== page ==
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Ten tips

By HELEN HUNTLEY, Times Staff Writer

© St. Petersburg Times
published June 16, 2002

Know someone who's going off to college for the first time this fall? Here are some tips for dealing with the financial side of college life. They are taken from the new book Life During College: Valuable Advice & Tips For Success, written by Tampa resident John Ricchini and Terry Arndt. The book also covers nonfinancial topics such as studying, getting along with roommates and managing time wisely.

1. Know what you need. Before shopping for a bank account, think about how you will use the account. How many checks will you write? Do you want a debit card? How often will you visit the ATM? Do you want online access? Will you need to visit a branch in person?

2. Get the cheap checks. Some banks offer a box of free checks when you open an account. If yours charges, order by mail from one of the companies that advertises in the Sunday newspapers.

3. Balance your account. Write down ATM withdrawals, deposits and debit card transactions. Review your records weekly to make sure you haven't overlooked any transactions. Match your records against your bank statement monthly. Call the bank if something is amiss.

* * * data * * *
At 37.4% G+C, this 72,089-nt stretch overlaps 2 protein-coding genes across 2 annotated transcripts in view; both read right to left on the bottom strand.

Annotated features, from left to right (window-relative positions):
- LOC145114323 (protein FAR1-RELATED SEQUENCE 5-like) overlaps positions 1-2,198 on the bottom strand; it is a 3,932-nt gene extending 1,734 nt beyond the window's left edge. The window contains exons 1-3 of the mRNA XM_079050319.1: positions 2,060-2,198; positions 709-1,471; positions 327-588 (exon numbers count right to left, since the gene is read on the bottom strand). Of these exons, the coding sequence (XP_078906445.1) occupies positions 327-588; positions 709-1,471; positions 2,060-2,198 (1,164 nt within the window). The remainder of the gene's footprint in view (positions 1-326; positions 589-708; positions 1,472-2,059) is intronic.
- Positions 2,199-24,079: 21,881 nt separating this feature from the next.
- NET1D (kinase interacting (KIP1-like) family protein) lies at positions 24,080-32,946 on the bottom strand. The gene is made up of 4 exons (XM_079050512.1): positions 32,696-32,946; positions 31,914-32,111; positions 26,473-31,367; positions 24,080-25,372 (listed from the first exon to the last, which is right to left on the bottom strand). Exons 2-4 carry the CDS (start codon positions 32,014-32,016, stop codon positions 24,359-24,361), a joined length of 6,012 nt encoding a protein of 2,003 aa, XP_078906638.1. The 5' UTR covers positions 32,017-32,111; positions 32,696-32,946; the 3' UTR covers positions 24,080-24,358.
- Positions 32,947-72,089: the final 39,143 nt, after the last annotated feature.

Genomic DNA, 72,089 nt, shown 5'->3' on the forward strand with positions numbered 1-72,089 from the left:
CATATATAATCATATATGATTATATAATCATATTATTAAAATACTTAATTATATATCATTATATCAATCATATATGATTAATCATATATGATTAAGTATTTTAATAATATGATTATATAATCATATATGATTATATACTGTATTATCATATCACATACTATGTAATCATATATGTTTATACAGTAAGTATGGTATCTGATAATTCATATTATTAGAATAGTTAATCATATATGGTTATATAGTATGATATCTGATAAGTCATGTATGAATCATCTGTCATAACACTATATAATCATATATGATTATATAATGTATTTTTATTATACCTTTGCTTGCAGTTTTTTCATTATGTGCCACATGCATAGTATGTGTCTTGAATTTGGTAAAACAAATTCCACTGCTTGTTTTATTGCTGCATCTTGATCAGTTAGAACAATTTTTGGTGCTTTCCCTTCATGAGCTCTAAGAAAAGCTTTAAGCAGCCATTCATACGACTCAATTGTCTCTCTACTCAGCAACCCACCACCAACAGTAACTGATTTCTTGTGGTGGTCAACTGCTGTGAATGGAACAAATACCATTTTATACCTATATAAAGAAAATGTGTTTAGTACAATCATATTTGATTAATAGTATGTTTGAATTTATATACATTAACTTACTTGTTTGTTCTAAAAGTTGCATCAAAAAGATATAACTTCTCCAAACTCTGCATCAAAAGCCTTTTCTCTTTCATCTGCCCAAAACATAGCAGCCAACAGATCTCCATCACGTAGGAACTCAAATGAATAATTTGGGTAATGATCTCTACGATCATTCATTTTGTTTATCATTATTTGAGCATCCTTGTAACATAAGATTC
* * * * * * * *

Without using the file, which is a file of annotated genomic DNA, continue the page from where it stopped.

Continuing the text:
4. Be informed about fees. Banks, credit card issuers, telephone companies and other service providers often have a menu of extra charges. Know how much it will cost you if you use another bank's ATM or pay a bill late.

5. Create a budget. Write down fixed monthly expenses such as rent, car insurance and the cable bill. Then estimate variable expenses such as food and entertainment. If expenses exceed your income, look for areas to cut back.

6. Limit credit cards. Apply for and use only one credit card. Cancel any others you already have. If you have debts you need to pay off, stop using your card until that's accomplished.

7. Protect your credit. Pay bills on time. Keep your credit card and statements in a safe place. Never give your credit card number over the phone to strangers.

8. Pay attention to interest rates. If you borrow money, know how much it will cost you. If you carry a balance on a credit card, find a low-interest card.

9. Read the fine print. Before you sign a lease or any kind of contract, know what you're getting into. Some deals aren't as good as they appear at first glance; low rates may apply for only a few weeks or months. Make sure a lease agrees with what the landlord told you.

10. Pinch pennies on textbooks. Buy and sell used books. Purchase early to get the best deals. Sell to other students for a little more than the bookstore will pay to buy them back. Try buying and selling online.

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